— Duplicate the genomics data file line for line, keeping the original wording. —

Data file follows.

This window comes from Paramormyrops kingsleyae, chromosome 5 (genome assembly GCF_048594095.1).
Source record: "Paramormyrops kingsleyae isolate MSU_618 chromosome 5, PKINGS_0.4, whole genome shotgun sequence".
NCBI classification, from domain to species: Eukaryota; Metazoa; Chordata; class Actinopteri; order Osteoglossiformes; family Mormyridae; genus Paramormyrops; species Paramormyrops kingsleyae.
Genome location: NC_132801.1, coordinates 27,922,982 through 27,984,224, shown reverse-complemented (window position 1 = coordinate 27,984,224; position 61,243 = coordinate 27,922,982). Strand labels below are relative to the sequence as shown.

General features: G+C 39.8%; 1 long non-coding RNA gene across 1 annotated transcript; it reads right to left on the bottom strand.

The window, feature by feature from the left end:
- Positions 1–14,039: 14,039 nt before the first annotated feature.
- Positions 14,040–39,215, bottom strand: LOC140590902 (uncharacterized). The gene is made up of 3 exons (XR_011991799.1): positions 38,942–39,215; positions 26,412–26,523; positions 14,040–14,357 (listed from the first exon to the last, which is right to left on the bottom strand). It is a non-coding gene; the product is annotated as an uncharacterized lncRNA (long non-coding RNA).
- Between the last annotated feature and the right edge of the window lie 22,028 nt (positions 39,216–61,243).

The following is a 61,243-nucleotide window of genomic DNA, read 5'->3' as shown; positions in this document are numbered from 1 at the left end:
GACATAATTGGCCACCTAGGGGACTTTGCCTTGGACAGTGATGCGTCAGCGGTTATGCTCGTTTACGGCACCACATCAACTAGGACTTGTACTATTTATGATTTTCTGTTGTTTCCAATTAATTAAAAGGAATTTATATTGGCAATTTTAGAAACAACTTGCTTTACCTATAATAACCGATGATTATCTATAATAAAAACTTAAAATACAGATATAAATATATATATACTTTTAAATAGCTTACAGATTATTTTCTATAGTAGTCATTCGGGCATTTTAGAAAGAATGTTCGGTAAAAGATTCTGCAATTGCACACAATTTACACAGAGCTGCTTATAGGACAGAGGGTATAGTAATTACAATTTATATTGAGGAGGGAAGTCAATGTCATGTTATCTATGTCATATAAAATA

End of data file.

This window comes from Paramormyrops kingsleyae, chromosome 5 (genome assembly GCF_048594095.1).
Source record: "Paramormyrops kingsleyae isolate MSU_618 chromosome 5, PKINGS_0.4, whole genome shotgun sequence".
NCBI classification, from domain to species: Eukaryota; Metazoa; Chordata; class Actinopteri; order Osteoglossiformes; family Mormyridae; genus Paramormyrops; species Paramormyrops kingsleyae.
Genome location: NC_132801.1, coordinates 27,922,982 through 27,984,224, shown reverse-complemented (window position 1 = coordinate 27,984,224; position 61,243 = coordinate 27,922,982). Strand labels below are relative to the sequence as shown.

General features: G+C 39.8%; 1 long non-coding RNA gene across 1 annotated transcript; it reads right to left on the bottom strand.

The window, feature by feature from the left end:
- Positions 1–14,039: 14,039 nt before the first annotated feature.
- Positions 14,040–39,215, bottom strand: LOC140590902 (uncharacterized). The gene is made up of 3 exons (XR_011991799.1): positions 38,942–39,215; positions 26,412–26,523; positions 14,040–14,357 (listed from the first exon to the last, which is right to left on the bottom strand). It is a non-coding gene; the product is annotated as an uncharacterized lncRNA (long non-coding RNA).
- Between the last annotated feature and the right edge of the window lie 22,028 nt (positions 39,216–61,243).

The following is a 61,243-nucleotide window of genomic DNA, read 5'->3' as shown; positions in this document are numbered from 1 at the left end:
GACATAATTGGCCACCTAGGGGACTTTGCCTTGGACAGTGATGCGTCAGCGGTTATGCTCGTTTACGGCACCACATCAACTAGGACTTGTACTATTTATGATTTTCTGTTGTTTCCAATTAATTAAAAGGAATTTATATTGGCAATTTTAGAAACAACTTGCTTTACCTATAATAACCGATGATTATCTATAATAAAAACTTAAAATACAGATATAAATATATATATACTTTTAAATAGCTTACAGATTATTTTCTATAGTAGTCATTCGGGCATTTTAGAAAGAATGTTCGGTAAAAGATTCTGCAATTGCACACAATTTACACAGAGCTGCTTATAGGACAGAGGGTATAGTAATTACAATTTATATTGAGGAGGGAAGTCAATGTCATGTTATCTATGTCATATAAAATA